Prairie Waters Pipeline Relocation
- Public Sector
- Public Utilities
- Special Districts
- Utility Districts
- Potable Water
- Aurora, Colorado
Challenge: Built in 2010, the Prairie Waters Pipeline (PWP) was designed to be an indirect potable reuse system. It delivers 10 MGD of raw water from the South Platte River, pumping the water 34 miles south, with a 1000-ft elevation gain, toward the Peter D. Binney Water Purification Facility. The alignment of the PWP parallels E-470, the major loop corridor, one of the hottest development corridors in the Denver Metro area. Development within the corridor required additional interchanges that would disrupt the current alignment of the PWP.
The 60” steel PWP required an approximate ½ mile realignment for the future interchange to accommodate the proposed bridge structure and highway access ramps. Directly adjacent to this section of the PWP, three major residential and commercial developments were in planning or construction. The section of the relocated PWP was going to cross a FEMA floodplain, where the Tributary T drainage way and regional pedestrian trail were also being relocated to make room for the interchange. The relocation of the PWP impacted two Jurisdictions and three Districts. Design development occurred during COVID, affecting the schedule of critical supply chain components necessary for the system.
Solution: By working closely with the City of Aurora to determine an alignment that was hydraulically feasible, accessible, and that could be constructed during the shutdown season, as well as allowing for a future parallel line, we were then able to put the plan in action and coordinate with surrounding stakeholders. HR Green began by working with the funding district, AARTA, to coordinate 16 stakeholders and engineers whom the relocation would directly impact.
The early stages of coordination consisted of working with the overseeing engineer for the PWP system and the interchange engineer to develop a horizontal and vertical alignment that would not impact the overall water model. Once the general alignment was determined, intense coordination commenced to bring all the parties together for a solution that would not impact their individual interests. Bringing on the contractor in the early stages provided insight into construction feasibility and put solidifying material for construction into motion. Lead times for the steel pipe ballooned from 12 weeks to 20 weeks during the COVID period.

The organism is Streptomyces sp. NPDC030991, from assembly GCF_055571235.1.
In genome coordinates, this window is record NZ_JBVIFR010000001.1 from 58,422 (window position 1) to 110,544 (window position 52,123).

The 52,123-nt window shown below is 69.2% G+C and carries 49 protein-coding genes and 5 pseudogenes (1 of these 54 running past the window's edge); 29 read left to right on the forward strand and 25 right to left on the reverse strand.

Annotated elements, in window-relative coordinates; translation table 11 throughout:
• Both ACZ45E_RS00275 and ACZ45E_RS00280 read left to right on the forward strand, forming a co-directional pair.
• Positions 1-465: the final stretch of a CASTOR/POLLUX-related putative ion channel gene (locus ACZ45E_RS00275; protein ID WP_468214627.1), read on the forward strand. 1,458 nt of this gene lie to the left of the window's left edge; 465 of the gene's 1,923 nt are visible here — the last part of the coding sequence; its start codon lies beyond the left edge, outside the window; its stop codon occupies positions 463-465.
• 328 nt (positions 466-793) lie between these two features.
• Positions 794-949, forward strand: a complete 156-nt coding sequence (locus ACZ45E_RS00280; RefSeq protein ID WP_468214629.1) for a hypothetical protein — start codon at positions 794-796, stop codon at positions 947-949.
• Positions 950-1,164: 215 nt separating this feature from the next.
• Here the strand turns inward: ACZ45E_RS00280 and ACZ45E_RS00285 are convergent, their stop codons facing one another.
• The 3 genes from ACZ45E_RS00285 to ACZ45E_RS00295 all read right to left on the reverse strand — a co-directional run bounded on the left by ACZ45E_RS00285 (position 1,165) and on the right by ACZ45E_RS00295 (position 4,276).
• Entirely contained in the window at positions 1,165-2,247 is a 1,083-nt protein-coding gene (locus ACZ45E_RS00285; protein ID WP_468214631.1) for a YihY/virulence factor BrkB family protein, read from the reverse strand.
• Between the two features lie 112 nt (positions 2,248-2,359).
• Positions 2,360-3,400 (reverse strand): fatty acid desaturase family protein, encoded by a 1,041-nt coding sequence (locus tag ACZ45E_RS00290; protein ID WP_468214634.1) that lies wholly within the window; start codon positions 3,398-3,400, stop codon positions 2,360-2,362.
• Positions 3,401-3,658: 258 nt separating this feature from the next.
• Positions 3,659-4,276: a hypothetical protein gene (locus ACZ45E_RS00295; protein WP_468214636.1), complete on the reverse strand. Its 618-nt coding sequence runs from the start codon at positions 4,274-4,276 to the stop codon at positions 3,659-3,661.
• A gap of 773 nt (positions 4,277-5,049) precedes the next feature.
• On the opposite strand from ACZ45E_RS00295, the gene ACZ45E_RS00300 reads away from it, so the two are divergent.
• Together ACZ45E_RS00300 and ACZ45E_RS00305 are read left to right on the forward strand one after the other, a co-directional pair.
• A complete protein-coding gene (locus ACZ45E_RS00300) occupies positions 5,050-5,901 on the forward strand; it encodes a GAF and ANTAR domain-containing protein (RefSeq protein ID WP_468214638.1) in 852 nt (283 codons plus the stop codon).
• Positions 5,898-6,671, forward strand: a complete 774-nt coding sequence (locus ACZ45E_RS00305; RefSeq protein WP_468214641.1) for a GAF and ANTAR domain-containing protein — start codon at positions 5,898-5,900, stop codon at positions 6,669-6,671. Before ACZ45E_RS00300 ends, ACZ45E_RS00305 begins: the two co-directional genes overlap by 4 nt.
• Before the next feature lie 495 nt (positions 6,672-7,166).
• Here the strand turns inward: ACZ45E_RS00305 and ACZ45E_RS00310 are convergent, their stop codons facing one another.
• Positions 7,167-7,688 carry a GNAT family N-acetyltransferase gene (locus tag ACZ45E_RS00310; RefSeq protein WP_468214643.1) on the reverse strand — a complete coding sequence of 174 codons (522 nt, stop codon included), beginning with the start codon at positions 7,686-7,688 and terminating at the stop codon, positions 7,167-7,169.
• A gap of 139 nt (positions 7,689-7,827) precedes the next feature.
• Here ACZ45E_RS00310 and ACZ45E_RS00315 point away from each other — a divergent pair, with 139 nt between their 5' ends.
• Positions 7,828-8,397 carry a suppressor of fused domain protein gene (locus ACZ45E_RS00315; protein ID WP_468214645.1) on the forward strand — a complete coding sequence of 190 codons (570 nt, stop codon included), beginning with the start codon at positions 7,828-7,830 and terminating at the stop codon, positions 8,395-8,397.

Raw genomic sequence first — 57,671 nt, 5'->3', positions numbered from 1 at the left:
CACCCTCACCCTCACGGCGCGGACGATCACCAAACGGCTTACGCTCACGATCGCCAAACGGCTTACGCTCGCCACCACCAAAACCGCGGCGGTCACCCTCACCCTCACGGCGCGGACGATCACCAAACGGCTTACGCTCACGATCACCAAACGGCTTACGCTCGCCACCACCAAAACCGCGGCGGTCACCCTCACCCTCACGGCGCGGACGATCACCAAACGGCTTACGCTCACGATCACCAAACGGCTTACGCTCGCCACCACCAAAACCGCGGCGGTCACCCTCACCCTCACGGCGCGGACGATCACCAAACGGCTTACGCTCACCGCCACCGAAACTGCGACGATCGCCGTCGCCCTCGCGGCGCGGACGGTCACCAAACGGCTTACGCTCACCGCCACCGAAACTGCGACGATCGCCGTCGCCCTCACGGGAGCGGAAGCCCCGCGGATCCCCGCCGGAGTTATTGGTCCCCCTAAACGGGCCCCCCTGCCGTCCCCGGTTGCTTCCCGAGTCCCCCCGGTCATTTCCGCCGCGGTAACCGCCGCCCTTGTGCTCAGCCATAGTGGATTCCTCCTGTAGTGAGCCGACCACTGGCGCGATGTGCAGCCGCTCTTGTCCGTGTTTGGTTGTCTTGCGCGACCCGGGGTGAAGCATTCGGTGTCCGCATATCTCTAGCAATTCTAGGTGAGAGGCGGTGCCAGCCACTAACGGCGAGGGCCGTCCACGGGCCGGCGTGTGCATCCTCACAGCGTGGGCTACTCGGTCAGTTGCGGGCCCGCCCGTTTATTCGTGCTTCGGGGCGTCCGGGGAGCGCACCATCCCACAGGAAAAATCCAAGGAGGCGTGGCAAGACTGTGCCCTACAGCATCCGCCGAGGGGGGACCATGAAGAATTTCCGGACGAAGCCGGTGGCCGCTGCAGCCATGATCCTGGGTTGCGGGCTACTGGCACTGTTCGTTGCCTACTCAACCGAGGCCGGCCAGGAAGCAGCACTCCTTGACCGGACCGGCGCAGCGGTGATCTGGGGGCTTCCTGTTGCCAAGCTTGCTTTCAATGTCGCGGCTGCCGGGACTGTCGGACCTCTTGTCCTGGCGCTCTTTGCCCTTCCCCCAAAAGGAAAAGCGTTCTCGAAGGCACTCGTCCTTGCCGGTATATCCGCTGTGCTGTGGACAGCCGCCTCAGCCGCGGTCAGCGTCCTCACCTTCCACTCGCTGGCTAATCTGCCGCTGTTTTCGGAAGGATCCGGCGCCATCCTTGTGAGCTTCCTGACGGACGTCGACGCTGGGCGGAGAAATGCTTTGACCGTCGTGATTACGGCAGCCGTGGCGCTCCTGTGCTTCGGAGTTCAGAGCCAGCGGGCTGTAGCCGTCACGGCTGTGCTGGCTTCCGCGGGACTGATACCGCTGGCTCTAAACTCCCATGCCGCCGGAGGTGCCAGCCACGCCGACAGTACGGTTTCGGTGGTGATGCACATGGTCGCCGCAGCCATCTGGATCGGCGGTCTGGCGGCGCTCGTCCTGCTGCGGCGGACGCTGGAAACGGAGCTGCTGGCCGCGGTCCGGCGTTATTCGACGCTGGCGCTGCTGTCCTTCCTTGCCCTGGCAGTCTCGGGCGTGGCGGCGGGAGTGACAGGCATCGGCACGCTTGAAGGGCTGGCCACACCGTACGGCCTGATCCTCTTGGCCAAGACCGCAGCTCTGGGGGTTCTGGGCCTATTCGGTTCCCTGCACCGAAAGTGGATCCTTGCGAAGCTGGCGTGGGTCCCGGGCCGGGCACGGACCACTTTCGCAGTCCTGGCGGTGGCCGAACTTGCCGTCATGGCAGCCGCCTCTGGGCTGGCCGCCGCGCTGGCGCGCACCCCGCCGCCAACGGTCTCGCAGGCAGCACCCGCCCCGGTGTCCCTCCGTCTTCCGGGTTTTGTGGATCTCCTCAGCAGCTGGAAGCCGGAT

The design was expedited so that the parallel line could be constructed by spring and tested before the one-month shutdown period and final tie-ins could be achieved. HR Green and AARTA worked together to finalize land acquisition areas and required temporary easements with the adjacent property owners and the ultimate multi-use easement necessary for the PWP.
HR Green and JHL (contractor) worked closely during the final stages of design and into construction, coordinating final trail locations, floodplain crossing stabilization methods, fiber line communication routing, corrosion protection, embankment stockpiling, pipe casing installations for a future road crossing, field changes due to unforeseen conditions and revegetation in time for the interchange to start construction.
Benefit: The PWP is a main contributor to one of two treatment trains at the Binney Water Purification Facility, directly providing safe, reliable drinking water for the citizens of Aurora that it serves with its 50MGD capacity. Rerouting the PWP provides Aurora direct access to manways, butterfly valves and communication to safely maintain the system, ensuring constant reliability.
In addition, when maintenance is required on the PWP, disruptions to residents and commercial commerce along the E-470 corridor will be eliminated. The complexities of this project exemplified HR Green’s ability to foster communication between jurisdictions, collaborate with other engineers, and work with the construction team to create a successful project.